At This Montecito Ranch House, a Garage Door Gives New Meaning to the Term “Open Kitchen”
Easy, breezy, and oh so beautiful.
Published Apr 20, 2022 12:54 AM
It’s not that Brian and Jessie De Lowe don’t like sidling up to a romantic natural wine bar or trying a tasting-menu spot on date night. It’s just that when your home provides one of the most stylish bars in town and there’s always a guaranteed seat with your name on it, why travel?
“We like to joke that our favorite place to go on a date is our own house,” says Brian, cofounder and president of Proper Hospitality. He’s only partly joking. The pair, who have two children, will sometimes hire a babysitter only to say goodbye to their kids, step out the front door, and sneak around to the back, where a terracotta wall and onyx stone bar marks the spot for the best cocktails in town.
Seeing how dreamy the whole setup is, it’s ironic that the couple never saw themselves settling down in Montecito, California, long-term. Before the pandemic, they were living in Los Angeles, but as COVID cases started to rise, they booked it up north along the coast and rented a home for a change of pace. Then by the fall of 2020, they had bought and started renovating their current single-level, four-bedroom, four-bathroom house to have a textural, uncluttered Majorcan feel, thanks to House of Honey.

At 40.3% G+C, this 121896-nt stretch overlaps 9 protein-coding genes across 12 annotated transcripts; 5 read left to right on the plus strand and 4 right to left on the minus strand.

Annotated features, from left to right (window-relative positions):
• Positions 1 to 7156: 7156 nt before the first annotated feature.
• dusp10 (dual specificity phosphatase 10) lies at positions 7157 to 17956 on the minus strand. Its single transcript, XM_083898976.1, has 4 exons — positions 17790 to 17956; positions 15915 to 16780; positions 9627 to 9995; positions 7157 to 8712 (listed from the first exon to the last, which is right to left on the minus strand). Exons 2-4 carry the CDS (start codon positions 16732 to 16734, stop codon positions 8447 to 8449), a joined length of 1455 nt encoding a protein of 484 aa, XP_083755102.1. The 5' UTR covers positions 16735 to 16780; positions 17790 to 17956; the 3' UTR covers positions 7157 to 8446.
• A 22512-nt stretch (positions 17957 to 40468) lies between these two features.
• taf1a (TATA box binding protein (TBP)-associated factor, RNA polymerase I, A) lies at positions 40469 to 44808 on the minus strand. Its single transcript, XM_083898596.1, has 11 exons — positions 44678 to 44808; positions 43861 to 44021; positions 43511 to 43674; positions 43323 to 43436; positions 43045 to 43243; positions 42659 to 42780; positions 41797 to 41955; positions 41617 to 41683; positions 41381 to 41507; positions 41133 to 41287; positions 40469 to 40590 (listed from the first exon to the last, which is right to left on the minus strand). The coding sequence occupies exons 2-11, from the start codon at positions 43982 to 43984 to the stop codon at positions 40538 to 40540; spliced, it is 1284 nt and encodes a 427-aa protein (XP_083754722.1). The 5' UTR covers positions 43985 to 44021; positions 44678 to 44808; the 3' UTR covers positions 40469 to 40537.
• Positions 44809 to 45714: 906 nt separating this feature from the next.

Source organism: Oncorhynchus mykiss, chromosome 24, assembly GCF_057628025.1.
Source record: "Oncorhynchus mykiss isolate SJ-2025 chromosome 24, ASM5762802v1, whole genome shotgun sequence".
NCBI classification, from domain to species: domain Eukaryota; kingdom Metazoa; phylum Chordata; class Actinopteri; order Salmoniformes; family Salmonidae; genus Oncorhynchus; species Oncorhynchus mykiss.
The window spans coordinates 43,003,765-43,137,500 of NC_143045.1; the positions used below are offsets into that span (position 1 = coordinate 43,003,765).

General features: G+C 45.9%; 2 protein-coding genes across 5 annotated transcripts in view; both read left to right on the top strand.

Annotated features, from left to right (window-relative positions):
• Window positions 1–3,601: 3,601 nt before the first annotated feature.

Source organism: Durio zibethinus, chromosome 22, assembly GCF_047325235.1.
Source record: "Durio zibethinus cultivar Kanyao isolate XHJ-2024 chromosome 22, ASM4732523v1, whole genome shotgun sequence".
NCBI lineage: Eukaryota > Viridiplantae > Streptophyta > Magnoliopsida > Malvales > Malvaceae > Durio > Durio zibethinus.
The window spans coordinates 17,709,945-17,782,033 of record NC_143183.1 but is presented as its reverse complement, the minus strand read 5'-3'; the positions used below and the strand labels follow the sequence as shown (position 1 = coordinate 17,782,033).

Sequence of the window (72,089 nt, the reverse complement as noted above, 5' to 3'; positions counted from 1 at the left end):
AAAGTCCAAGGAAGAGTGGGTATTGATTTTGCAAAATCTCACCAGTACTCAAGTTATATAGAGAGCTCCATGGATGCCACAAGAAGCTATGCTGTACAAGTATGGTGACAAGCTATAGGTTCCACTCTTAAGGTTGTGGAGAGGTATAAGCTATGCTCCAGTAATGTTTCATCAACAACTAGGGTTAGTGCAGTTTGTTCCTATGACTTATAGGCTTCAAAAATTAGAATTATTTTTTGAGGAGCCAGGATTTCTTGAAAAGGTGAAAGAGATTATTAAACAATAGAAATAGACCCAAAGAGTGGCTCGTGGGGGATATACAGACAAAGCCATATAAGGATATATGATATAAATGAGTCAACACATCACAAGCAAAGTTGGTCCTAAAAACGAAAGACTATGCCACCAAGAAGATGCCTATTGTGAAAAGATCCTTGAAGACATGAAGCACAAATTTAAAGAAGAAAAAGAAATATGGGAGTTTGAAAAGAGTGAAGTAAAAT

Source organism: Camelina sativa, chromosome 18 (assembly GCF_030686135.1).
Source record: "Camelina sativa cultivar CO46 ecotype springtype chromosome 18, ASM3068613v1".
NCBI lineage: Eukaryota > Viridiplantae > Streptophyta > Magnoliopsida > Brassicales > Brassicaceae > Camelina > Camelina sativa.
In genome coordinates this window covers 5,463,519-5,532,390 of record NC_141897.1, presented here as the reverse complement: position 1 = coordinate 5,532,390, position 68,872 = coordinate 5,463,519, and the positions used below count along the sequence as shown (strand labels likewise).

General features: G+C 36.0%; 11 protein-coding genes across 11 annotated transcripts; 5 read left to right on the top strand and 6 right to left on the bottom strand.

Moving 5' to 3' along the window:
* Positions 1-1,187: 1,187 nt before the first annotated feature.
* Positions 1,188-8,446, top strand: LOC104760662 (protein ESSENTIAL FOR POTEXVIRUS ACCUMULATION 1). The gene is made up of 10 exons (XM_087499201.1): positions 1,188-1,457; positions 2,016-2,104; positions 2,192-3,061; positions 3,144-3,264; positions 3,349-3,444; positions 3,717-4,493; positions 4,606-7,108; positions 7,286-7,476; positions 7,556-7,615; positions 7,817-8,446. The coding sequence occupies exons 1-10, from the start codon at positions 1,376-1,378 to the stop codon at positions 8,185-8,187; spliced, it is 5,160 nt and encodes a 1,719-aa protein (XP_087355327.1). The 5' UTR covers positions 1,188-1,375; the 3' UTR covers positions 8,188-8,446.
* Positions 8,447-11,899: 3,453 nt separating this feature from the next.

It’s not just the built-in bar that makes them never want to leave: Every room (except for their kids’ spaces) opens up to the outside, starting with the bright and airy kitchen, which has two modes of access to the great outdoors. First, there’s a massive garage-door window that opens up to bar seating, and then there’s a sliding glass door (both are by Architectural Ironworks) that leads to a patio and then the backyard, where their daughters pick lemons, oranges, and avocados off the trees. “Nine days out of 10, we have both open the entire day, and it immediately makes you feel like you’re on vacation,” says Brian.
And yet the home is also an ideal WFH spot, with plenty of seating to choose from (the family usually eats at the kitchen island or in the dusty blue–walled breakfast nook), though the formal dining table is the most popular place for a laptop session as opposed to taking meals because, as Jessie puts it, “We have a beautiful Armadillo rug, and I don’t trust my children just yet not to spill.”
It’s also no surprise that the calming wood-paneled space, filled with vintage treasures from a trip to the Round Top Antiques Fair, acts as a home base for Jessie’s manifestation workshops and retreats, The Dream Catcher. But the real zen comes in the couple’s main bathroom, where what Jessie calls a “womb-shaped” Concrete Nation pink tub and matching sink basins set a serene scene. “If I come home from work and I don’t know where everyone is, I just go straight to the bathroom and inevitably the three of them are in there,” says Brian.
In the adjoining main bedroom, the Portola Roman Clay paint that starts in the bathroom continues, then transitions into a wood-paneled wall that pops against the Cultiver bedding and Anthropologie headboard. There’s also a Kelly Wearstler light fixture, a nod to Brian’s lead designer at the Proper. (A credenza by Wearstler lives in the dining room, too.)
And then outside their bedroom door is another reason to ditch the kids and walk around the back of the house: A hot tub and steam sauna await on the patio. Or as Jessie puts it: “It’s just our own little sanctuary.”